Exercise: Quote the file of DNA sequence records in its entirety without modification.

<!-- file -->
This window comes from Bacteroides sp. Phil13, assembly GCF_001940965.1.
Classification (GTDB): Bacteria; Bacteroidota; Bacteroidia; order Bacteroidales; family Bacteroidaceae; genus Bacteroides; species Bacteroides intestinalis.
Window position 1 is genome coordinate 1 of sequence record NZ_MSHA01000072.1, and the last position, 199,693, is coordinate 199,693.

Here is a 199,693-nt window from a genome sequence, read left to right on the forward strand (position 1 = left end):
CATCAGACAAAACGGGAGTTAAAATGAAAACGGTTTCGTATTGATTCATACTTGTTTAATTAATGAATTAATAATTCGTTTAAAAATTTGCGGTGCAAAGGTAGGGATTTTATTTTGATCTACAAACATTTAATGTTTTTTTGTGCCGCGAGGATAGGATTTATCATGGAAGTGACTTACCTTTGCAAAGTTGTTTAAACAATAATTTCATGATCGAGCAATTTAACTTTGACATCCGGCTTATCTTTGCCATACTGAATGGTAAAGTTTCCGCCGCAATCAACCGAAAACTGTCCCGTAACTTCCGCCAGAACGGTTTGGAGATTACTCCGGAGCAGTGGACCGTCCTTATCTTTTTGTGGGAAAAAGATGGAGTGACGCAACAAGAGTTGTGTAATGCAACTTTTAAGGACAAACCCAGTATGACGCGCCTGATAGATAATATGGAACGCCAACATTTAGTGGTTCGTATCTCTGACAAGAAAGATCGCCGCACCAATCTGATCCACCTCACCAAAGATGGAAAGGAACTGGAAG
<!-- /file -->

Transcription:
This window comes from Bacteroides sp. Phil13, assembly GCF_001940965.1.
Classification (GTDB): Bacteria; Bacteroidota; Bacteroidia; order Bacteroidales; family Bacteroidaceae; genus Bacteroides; species Bacteroides intestinalis.
Window position 1 is genome coordinate 1 of sequence record NZ_MSHA01000072.1, and the last position, 199,693, is coordinate 199,693.

Here is a 199,693-nt window from a genome sequence, read left to right on the forward strand (position 1 = left end):
CATCAGACAAAACGGGAGTTAAAATGAAAACGGTTTCGTATTGATTCATACTTGTTTAATTAATGAATTAATAATTCGTTTAAAAATTTGCGGTGCAAAGGTAGGGATTTTATTTTGATCTACAAACATTTAATGTTTTTTTGTGCCGCGAGGATAGGATTTATCATGGAAGTGACTTACCTTTGCAAAGTTGTTTAAACAATAATTTCATGATCGAGCAATTTAACTTTGACATCCGGCTTATCTTTGCCATACTGAATGGTAAAGTTTCCGCCGCAATCAACCGAAAACTGTCCCGTAACTTCCGCCAGAACGGTTTGGAGATTACTCCGGAGCAGTGGACCGTCCTTATCTTTTTGTGGGAAAAAGATGGAGTGACGCAACAAGAGTTGTGTAATGCAACTTTTAAGGACAAACCCAGTATGACGCGCCTGATAGATAATATGGAACGCCAACATTTAGTGGTTCGTATCTCTGACAAGAAAGATCGCCGCACCAATCTGATCCACCTCACCAAAGATGGAAAGGAACTGGAAG